By Karyn Greenstreet
Posted in:Marketing Your Mastermind Group
This is the time of year when people are looking for new mastermind groups to join. When speaking with prospective mastermind group members, it’s helpful to know in advance how to frame the conversation and design the flow of the meeting.
The goal of the sales conversation is to determine the needs of the prospective member and to see if your mastermind group is a good fit for them (and you).
Selling has gotten a bad reputation because consultants try to sell to anyone with a pulse and a wallet. If you approach the sales conversation as a mutual and respectful opportunity to find out the needs of your prospective member, you won’t feel so slimy and “salesy.” After all, you are in business to help others achieve their goals, right?
The only way you’ll fill your mastermind group is to discover if the two of you are a good fit. There are three questions you want to answer in the sales conversation:
Your sales conversation agenda is geared toward finding the answers to these three questions.
If they’re not a good fit or motivated to take action, you’ll have a difficult time closing the sale. If they don’t want to spend money, you’ll have a rough time, too.
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Step 1 is crucial. What do you want to get from the conversation? Do you want to close the sale immediately in the meeting? Or book another appointment to make the final decision?
Steps 2 through 4 are accomplished by asking your prospect good coaching/consulting questions and listening fully and respectfully to their answers.
It helps to write a “sales script” in advance of your meeting. This way, you’re not floundering around trying to find the right questions during the sales meeting with a prospective member.
There are deeper levels of sophistication when writing your sales script and having a sales conversation. However, these seven questions will get you moving in the right direction as you’re perfecting your sales skills.
You want to discover their root need, not just the symptoms of the problem.
For instance, they might tell you they want to increase sales or build a bigger business, but sales have been sluggish for them. Sluggish sales are a symptom of the problem, not the root problem.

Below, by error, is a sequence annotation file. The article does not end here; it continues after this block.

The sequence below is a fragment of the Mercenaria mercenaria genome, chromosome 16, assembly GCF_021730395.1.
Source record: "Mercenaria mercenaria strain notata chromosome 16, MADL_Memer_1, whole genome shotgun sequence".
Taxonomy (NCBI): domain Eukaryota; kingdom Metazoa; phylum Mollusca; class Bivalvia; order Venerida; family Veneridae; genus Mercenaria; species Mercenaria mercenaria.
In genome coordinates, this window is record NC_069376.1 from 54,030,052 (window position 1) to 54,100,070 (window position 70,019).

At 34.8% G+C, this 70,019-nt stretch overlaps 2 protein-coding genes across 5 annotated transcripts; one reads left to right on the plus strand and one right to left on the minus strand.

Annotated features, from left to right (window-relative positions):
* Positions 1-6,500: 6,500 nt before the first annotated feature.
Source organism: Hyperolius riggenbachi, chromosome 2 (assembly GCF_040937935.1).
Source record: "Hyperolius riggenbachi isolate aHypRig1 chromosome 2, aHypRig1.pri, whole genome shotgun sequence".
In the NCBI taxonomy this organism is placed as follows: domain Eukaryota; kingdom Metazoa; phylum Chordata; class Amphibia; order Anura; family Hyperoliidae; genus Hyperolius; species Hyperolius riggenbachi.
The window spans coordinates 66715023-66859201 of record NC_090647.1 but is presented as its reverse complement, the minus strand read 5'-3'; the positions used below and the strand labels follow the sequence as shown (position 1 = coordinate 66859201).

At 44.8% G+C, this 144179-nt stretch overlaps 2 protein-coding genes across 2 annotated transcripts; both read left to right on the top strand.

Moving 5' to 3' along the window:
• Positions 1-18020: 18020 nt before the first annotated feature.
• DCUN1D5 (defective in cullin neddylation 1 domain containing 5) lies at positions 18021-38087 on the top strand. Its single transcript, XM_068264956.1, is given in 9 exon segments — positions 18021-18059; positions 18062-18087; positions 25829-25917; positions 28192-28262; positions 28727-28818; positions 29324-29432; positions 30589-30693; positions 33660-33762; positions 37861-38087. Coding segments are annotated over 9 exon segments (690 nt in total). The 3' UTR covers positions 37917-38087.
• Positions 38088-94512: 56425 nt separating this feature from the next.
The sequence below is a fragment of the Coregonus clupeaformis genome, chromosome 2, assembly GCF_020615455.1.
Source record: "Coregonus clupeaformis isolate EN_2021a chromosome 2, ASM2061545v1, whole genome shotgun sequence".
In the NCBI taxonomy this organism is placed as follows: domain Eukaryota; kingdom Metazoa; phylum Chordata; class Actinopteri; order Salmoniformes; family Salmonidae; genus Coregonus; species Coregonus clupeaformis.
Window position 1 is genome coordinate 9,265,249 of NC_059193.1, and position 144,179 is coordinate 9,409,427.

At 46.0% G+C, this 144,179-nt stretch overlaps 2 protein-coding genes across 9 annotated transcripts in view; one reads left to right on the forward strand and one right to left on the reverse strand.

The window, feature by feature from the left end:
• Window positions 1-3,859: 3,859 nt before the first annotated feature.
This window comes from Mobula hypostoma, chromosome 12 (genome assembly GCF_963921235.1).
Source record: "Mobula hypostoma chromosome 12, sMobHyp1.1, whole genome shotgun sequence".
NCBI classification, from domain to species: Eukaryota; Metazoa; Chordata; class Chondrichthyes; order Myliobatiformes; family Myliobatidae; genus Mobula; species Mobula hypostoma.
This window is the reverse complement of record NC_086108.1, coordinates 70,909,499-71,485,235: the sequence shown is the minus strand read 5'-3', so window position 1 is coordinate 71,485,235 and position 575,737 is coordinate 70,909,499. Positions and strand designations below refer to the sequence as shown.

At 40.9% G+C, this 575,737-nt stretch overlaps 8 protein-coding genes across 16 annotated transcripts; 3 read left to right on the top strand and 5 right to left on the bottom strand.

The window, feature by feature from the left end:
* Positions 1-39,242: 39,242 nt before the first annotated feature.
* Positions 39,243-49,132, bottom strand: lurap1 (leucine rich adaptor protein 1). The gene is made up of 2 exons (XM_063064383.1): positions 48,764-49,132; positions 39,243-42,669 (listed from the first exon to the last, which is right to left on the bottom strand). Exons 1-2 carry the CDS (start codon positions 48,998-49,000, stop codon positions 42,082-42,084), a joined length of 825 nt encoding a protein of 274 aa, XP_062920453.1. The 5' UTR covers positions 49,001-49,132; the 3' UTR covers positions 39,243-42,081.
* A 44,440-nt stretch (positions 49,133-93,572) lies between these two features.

Ask probing questions to discover why this has been happening to them. Be prepared for this common answer: “I don’t know.” Part of the reason they’re looking to join a mastermind group is to get clarity about why things aren’t going the way they want.
Once you get through these seven questions, suggest that they either join your mastermind group, or if that’s not a good fit, which of your other products/services is the best fit for their needs and budget.
Don’t be afraid to offer them something that’s more expensive than their budget, if you can justify why this is the best solution for them. Unless you’re working with a corporate client, most people won’t know their budget, or they’ll only have an intuitive sense of what they’re willing to pay. If they’ve joined other groups before or paid for classes and workshops, they might have a more concrete range they’re willing to pay. If they don’t have a budget in mind, tell them the fee for your mastermind group, then determine if they have resistance to that fee level.
Ask for the sale. If you think they’re a good fit, tell them you’d like to have them in your mastermind group and help them achieve their goals. Explain why your mastermind group is the right fit based on their needs, timeframe, and budget.
And if you don’t think it’s a good fit, tell them so.